Esslinger Fitness Index (EFI)

Statistically significant negative associations were observed between EFI and clinical knee osteoarthritis in males [β − 20.7 (95% CI − 29.90, − 11.50) p < 0.001] and radiographic knee osteoarthritis in females [β − 10.2 (95% CI − 17.43, − 2.96) p < 0.01] (Table 3). These associations remained significant after adjustment.

Maximum Total Force

We observed a statistically significant negative association between maximum total force (N/kg) and radiographic knee osteoarthritis in females [β − 0.92 (95% CI − 1.82, − 0.01) p < 0.05], although this was non-significant after adjustment (Table 4). No other statistically significant associations were seen between maximum total force during lift off and osteoarthritis in males or females.

Adverse Effects

There were no adverse effects associated with the performance of the two-footed jumping mechanography.

Discussion

In this population of elderly individuals, we found that maximal muscle power was negatively associated with clinical knee osteoarthritis in males and radiographic knee osteoarthritis in females. Muscle force was associated with radiographic knee osteoarthritis in females, although this was attenuated after adjustment. These findings, highlight the association between osteoarthritis and muscle power rather than force and are in agreement with previous studies [18, 19, 20].

The reason for the sex-discrepancy in relationship between osteoarthritis and muscle power could be due to differential pain processing between the sexes or due to elements of the American College of Rheumatology (ACR) criteria for osteoarthritis which affect the sexes differently.

For clarity, the ACR clinical classification criteria for osteoarthritis of the knee use pain in the knee combined with a least three elements of physical examination as detailed; aged > 50 years, < 30 min of morning stiffness, crepitus on active motion, bony tenderness, bony enlargement, no palpable warmth of synovium. Although the above criteria were used in the current study, other ACR clinical classification criteria can include radiographic findings (including osteophytes) or laboratory findings (including normal inflammatory markers, rheumatoid factor or synovial fluid consistent with osteoarthritis).

The beta coefficients observed for EFI were higher than those for relative jumping power. This may be due to a reduction in the variance in EFI values as the index is calculated relative to a age and sex-adjusted population.

The explosive nature of a maximal jump means jumping mechanography assesses the maximal speed of neuromuscular transmission and actin-myosin cross-bridge cycling, reflected in the measurement of muscle power. This is in contrast to measures of maximal force or strength measured using instruments such as dynamometers, where there is unlimited time for recruitment of motor units and optimal engagement of muscle filaments, which may therefore not detect slowing of these components. This slowing is well documented with regards to aging [21], and there is growing evidence of similar processes occurring in osteoarthritis [3]. This reinforces the importance of measures of muscle power which include velocity, to detect early changes in neuromuscular function.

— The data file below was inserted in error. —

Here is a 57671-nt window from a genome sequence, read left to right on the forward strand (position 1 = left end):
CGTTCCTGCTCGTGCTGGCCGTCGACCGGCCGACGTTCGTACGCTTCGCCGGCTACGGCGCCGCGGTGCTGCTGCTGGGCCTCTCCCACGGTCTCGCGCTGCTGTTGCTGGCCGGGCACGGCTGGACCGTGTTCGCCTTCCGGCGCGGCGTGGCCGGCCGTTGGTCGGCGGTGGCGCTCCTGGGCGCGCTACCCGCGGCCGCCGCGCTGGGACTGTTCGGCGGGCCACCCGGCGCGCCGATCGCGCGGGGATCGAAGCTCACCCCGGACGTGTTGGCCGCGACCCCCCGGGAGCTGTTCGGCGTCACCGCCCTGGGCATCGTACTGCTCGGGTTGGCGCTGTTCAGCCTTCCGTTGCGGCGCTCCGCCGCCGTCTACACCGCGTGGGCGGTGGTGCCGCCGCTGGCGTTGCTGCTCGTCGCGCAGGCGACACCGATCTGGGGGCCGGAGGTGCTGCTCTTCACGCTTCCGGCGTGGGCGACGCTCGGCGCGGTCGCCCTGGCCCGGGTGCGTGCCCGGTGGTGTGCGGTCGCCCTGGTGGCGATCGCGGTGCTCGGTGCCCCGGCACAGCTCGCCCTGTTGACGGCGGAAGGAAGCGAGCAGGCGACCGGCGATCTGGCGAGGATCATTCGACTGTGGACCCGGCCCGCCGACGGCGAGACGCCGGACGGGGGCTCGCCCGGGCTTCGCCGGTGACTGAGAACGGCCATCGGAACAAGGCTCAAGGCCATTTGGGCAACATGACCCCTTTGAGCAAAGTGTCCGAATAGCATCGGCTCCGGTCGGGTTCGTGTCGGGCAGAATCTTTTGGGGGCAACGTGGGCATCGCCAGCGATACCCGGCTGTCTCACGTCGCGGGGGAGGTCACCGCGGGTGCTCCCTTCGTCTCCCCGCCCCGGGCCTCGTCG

Individuals with knee osteoarthritis have reduced proprioceptive acuity and increased postural sway compared with healthy age- and sex-matched controls, potentially related to mechanoreceptor dysfunction secondary to joint damage [22] which may have impeded the ability to generate jumping power.

In osteoarthritis, the recruitment of larger motor units has been reported, which may represent sprouting of collateral neurones to activate more muscle fibres, in an attempt to compensate for reduced nerve firing rates to preserve contractile ability, which would result in a larger motor unit [23]. A similar process occurs during aging, and is proposed to enable preservation of maximal force, despite reductions in power [21]. Finally, intrinsic muscle properties take centre stage. In osteoarthritis, there is higher thigh muscle fat infiltration, inflammation and pro-fibrotic extracellular matrix, associated with reduced muscle strength [24, 25]. Vastus lateralis muscle biopsies from osteoarthritis patients have shown a reduction in muscle fibre size, especially apparent in fast-twitch type IIa fibres [26], along with reduced power and force production and slower cross-bridge kinetics [27]. There is also evidence of neurogenic muscle atrophy and denervation, in keeping with the arthrogenic muscle inhibition (AMI) mechanism [26]. These findings reflect the complex and interconnected nature of the relationship between muscle weakness and osteoarthritis.